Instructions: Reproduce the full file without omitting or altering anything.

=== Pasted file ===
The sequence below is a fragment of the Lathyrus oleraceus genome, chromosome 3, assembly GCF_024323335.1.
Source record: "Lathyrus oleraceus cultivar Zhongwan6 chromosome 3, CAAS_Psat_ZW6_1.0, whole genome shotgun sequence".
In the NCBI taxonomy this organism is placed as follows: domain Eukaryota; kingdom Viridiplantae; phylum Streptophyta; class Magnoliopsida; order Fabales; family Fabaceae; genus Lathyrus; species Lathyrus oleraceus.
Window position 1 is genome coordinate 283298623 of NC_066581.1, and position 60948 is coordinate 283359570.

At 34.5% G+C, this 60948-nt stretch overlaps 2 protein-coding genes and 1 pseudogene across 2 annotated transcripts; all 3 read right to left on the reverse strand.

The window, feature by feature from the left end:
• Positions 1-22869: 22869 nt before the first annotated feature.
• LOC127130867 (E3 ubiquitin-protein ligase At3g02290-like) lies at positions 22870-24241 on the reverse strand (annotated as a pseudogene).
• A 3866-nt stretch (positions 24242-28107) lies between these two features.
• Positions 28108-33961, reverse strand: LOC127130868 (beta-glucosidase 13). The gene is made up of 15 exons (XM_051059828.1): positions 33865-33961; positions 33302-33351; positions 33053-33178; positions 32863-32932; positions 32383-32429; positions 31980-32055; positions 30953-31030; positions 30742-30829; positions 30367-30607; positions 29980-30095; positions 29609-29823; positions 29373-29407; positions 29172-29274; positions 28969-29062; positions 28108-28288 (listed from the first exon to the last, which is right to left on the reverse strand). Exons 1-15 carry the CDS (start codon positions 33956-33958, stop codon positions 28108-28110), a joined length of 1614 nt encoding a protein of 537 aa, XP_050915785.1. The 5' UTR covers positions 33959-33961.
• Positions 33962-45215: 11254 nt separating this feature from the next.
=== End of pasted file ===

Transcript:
The sequence below is a fragment of the Lathyrus oleraceus genome, chromosome 3, assembly GCF_024323335.1.
Source record: "Lathyrus oleraceus cultivar Zhongwan6 chromosome 3, CAAS_Psat_ZW6_1.0, whole genome shotgun sequence".
In the NCBI taxonomy this organism is placed as follows: domain Eukaryota; kingdom Viridiplantae; phylum Streptophyta; class Magnoliopsida; order Fabales; family Fabaceae; genus Lathyrus; species Lathyrus oleraceus.
Window position 1 is genome coordinate 283298623 of NC_066581.1, and position 60948 is coordinate 283359570.

At 34.5% G+C, this 60948-nt stretch overlaps 2 protein-coding genes and 1 pseudogene across 2 annotated transcripts; all 3 read right to left on the reverse strand.

The window, feature by feature from the left end:
• Positions 1-22869: 22869 nt before the first annotated feature.
• LOC127130867 (E3 ubiquitin-protein ligase At3g02290-like) lies at positions 22870-24241 on the reverse strand (annotated as a pseudogene).
• A 3866-nt stretch (positions 24242-28107) lies between these two features.
• Positions 28108-33961, reverse strand: LOC127130868 (beta-glucosidase 13). The gene is made up of 15 exons (XM_051059828.1): positions 33865-33961; positions 33302-33351; positions 33053-33178; positions 32863-32932; positions 32383-32429; positions 31980-32055; positions 30953-31030; positions 30742-30829; positions 30367-30607; positions 29980-30095; positions 29609-29823; positions 29373-29407; positions 29172-29274; positions 28969-29062; positions 28108-28288 (listed from the first exon to the last, which is right to left on the reverse strand). Exons 1-15 carry the CDS (start codon positions 33956-33958, stop codon positions 28108-28110), a joined length of 1614 nt encoding a protein of 537 aa, XP_050915785.1. The 5' UTR covers positions 33959-33961.
• Positions 33962-45215: 11254 nt separating this feature from the next.